Common Reactions to Victimization
Regardless of the type of crime, most victims tend to experience similar reactions. These reactions may include physical, emotional, and behavioral signs of the stress reaction. Some common reactions may include, but are not limited to:
- sleep and eating difficulties
- dreams, flashbacks, nightmares
- physical agitation – jumpiness, shaking
- extreme fatigue or high energy
- increased clumsiness or accidents
- increased susceptibility to illness
- uncontrollable and/or sudden crying
- anger, outrage
- fear, terror, loss of trust
- confusion, frustration
- feeling guilty, self-blame, self-doubt
- euphoria, thankfulness
- sadness, sorrow
- denial or minimization
- change in relationships or lifestyle
- determination to make changes in the justice system or the community
Sugested Coping Techniques
Most people have found ways to manage stress. However, victims of crime are sometimes overwhelmed by the intensity and duration of their stress reactions. The following list offers some suggested coping strategies that may help individuals to begin to manage and work through the stress.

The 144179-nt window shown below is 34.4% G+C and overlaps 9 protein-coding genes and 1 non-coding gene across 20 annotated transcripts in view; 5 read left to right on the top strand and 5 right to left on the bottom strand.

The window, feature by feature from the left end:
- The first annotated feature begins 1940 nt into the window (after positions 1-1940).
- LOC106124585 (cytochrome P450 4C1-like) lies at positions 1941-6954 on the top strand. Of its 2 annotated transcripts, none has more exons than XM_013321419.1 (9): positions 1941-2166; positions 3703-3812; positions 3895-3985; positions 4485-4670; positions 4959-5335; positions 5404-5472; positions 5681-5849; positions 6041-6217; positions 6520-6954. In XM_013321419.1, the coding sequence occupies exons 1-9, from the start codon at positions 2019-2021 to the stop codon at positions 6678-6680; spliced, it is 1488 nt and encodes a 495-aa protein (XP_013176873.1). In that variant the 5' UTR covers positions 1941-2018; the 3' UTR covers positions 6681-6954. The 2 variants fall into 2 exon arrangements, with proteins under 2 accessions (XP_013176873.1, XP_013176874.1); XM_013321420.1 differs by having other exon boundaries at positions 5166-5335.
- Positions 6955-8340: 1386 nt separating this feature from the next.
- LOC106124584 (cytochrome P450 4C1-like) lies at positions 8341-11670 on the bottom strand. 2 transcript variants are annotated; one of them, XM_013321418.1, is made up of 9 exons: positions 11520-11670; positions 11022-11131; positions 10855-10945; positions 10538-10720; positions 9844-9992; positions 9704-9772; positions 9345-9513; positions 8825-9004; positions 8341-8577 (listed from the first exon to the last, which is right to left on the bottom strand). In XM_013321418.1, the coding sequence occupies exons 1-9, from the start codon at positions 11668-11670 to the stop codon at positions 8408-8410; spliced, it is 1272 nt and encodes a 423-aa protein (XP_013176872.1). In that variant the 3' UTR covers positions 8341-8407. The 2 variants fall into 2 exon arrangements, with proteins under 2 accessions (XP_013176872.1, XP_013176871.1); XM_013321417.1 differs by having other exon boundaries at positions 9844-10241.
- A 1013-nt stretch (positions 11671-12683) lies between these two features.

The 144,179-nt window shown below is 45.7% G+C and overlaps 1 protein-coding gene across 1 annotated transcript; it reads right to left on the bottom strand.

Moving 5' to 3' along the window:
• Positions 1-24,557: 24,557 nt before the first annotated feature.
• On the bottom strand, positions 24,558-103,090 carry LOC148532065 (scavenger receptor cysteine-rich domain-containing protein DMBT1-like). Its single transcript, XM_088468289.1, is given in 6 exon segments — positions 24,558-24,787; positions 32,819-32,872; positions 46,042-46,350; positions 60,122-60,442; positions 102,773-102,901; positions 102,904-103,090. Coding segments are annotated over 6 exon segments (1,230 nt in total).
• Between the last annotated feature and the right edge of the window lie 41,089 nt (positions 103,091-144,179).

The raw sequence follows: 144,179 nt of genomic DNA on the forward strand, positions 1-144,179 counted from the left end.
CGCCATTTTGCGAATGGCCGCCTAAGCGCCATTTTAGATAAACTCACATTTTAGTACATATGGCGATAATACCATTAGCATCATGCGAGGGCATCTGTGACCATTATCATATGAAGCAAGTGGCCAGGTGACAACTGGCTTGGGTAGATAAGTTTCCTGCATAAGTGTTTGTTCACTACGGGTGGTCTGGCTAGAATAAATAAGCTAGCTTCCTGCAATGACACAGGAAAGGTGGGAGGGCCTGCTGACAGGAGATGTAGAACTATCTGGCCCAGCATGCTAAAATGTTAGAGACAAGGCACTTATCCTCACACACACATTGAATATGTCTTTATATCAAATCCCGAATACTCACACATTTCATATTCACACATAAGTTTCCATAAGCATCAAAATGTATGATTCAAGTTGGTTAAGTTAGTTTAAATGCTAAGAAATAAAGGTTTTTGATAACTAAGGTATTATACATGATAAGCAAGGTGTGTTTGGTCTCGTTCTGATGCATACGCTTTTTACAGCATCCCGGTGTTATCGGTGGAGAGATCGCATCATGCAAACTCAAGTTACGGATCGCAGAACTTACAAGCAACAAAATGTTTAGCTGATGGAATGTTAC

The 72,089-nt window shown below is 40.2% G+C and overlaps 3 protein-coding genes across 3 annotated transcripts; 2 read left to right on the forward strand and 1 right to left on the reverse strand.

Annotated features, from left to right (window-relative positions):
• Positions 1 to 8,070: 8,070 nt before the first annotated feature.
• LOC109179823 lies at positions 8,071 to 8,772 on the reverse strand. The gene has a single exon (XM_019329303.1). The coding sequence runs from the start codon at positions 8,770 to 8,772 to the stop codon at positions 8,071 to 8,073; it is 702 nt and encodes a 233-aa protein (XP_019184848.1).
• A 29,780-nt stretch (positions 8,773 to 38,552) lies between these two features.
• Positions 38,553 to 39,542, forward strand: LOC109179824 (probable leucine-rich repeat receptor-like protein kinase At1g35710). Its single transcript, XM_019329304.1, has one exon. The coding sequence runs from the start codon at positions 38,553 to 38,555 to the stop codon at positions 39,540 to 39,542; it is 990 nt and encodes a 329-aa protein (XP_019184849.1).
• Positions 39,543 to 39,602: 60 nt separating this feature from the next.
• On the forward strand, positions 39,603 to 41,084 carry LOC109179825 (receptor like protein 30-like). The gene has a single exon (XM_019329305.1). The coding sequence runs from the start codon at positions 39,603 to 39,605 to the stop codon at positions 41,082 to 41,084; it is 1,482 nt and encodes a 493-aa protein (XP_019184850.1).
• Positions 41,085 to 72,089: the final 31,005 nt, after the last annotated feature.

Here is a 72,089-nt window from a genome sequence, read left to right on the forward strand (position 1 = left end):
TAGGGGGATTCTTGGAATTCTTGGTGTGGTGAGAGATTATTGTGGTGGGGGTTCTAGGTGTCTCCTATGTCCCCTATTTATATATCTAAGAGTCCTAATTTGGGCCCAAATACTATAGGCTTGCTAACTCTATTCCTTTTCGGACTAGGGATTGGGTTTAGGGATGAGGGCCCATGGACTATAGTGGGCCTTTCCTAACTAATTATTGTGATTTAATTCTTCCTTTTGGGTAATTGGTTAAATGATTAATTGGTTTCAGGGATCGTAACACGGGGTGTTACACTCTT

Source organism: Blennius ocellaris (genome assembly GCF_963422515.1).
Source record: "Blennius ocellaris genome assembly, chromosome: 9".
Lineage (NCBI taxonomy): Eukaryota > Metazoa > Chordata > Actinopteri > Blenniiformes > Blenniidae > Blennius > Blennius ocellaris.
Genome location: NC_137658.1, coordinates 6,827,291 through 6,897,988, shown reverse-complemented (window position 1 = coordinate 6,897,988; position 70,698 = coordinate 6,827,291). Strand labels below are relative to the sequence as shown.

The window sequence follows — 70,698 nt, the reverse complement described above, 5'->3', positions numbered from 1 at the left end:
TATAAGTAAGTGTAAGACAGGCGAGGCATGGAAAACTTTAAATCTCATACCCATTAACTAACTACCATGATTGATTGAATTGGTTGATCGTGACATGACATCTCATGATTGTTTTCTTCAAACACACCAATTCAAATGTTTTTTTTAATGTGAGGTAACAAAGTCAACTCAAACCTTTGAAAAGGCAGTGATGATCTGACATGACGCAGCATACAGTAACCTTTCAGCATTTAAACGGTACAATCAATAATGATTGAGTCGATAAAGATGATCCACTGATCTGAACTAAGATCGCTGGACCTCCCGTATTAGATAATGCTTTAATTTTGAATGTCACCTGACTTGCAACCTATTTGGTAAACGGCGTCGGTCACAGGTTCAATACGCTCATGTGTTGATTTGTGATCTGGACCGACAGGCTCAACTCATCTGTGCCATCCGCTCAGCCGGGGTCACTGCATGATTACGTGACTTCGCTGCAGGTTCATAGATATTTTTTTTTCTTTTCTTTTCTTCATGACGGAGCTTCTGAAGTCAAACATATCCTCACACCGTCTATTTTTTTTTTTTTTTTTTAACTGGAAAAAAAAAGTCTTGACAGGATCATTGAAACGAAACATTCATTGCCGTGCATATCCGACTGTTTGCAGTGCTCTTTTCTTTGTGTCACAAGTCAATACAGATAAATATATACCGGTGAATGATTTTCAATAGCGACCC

- Acknowledge and accept that it was a traumatic event that will take time to process.
- Talk with trusted people who will accept and not judge your reactions.
- Allow yourself time to think about the crime and time to not think about it.
- Keep a journal or diary.
- Exercise, eat well and rest.
- Remember that it is okay to laugh and smile again.
- Learn more about victimization and the stress reaction.
- Participate in counseling or join a support group.
- Be patient with yourself and others.
- Let others know what is and what is not helpful.